ItemAnomaly Detection and Modeling in 802.11 Wireless Networks( 2019) Anisa Allahdadidastjerdi ; Ricardo Morla ; 3645 ; 5587

ItemAssertionbased Slicing and Slice Graphs( 2012) Daniela Cruz ; José Bernardo Barros ; Jorge Sousa Pinto ; Pedro Rangel HenriquesThis paper revisits the idea of slicing programs based on their axiomatic semantics, rather than using criteria based on control/data dependencies. We show how the forward propagation of preconditions and the backward propagation of post conditions can be combined in a new slicing algorithm that is more precise than the existing specificationbased algorithms. The algorithm is based on (i) a precise test for removable statements, and (ii) the construction of a slice graph, a program control flow graph extended with semantic labels. It improves on previous approaches in two aspects: it does not fail to identify removable commands; and it produces the smallest possible slice that can be obtained (in a sense that will be made precise). The paper also reviews in detail, through examples, the ideas behind the use of preconditions and post conditions for slicing programs.

ItemBalancing the formal and the informal in usercentred design( 2021) José Creissac Campos ; Harrison,MD ; Masci,P ; 5599

ItemThe benefits of formalising design guidelines: a case study on the predictability of drug infusion pumps( 2015) Paolo Masci ; Ruksenas,Rimvydas ; Oladimeji,Patrick ; Cauchi,Abigail ; Gimblett,Andy ; Li,KarenYunqiu ; Curzon,Paul ; Thimbleby,HaroldW.A demonstration is presented of how automated reasoning tools can be used to check the predictability of a user interface. Predictability concerns the ability of a user to determine the outcomes of their actions reliably. It is especially important in situations such as a hospital ward where medical devices are assumed to be reliable devices by their expert users (clinicians) who are frequently interrupted and need to quickly and accurately continue a task. There are several forms of predictability. A definition is considered where information is only inferred from the current perceptible output of the system. In this definition, the user is not required to remember the history of actions that led to the current state. Higherorder logic is used to specify predictability, and the Symbolic Analysis Laboratory is used to automatically verify predictability on real interactive number entry systems of two commercial drug infusion pumps—devices used in the healthcare domain to deliver fluids (e.g., medications, nutrients) into a patient’s body in controlled amounts. Areas of unpredictability are precisely identified with the analysis. Verified solutions that make an unpredictable system predictable are presented through design modifications and verified user strategies that mitigate against the identified issues. © 2013, SpringerVerlag London.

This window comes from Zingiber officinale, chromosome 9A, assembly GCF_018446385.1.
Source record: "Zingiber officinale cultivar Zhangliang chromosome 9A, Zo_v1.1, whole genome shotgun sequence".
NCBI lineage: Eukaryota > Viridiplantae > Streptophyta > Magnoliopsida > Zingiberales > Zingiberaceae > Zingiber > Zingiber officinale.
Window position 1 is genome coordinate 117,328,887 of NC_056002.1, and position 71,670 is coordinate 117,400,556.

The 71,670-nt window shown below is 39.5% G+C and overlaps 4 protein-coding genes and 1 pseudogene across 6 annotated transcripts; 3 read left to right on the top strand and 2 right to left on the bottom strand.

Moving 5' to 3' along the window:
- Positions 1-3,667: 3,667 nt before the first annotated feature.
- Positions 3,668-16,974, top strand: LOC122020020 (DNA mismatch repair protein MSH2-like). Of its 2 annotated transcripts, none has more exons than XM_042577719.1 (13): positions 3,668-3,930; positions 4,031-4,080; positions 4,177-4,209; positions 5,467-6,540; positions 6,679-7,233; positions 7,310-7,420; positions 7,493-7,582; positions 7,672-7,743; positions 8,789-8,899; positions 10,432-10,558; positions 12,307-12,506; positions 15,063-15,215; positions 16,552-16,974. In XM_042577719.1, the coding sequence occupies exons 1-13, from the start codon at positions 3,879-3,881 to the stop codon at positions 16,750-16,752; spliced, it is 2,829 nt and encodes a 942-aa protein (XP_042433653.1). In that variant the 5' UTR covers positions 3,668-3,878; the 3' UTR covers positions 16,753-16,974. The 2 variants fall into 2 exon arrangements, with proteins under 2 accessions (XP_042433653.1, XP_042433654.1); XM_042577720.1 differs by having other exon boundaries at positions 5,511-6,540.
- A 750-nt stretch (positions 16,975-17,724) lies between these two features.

ItemBoolean Searchable Symmetric Encryption with Filters on Trusted Hardware( 2020) Portela,B ; Leitao,J ; Domingos,HJ ; Borges,G ; Tiago Filipe Oliveira ; Ferreira,B ; 6207

ItemA Calculus for Generic, QoSAware Component Composition( 2012) Luís Soares Barbosa ; Sun MengSoftware QoS properties, such as response time, availability, bandwidth requirement, memory usage, among many others, play a major role in the processes of selecting and composing software components. This paper extends a component calculus to deal, in an effective way, with them. The calculus models components as gener alised Mealy machines, i.e., statebased entities interacting along their life time through well defined interfaces of observers and actions. QoS is introduced through an algebraic structure specifying the relevant QoS domain and how its values are composed under different disciplines. A major effect of introducing QoSawareness is that a number of equivalences holding in the plain calculus become refinement laws. The paper also introduces a prototyper for the calculus developed as a 'proofofconcept' implementation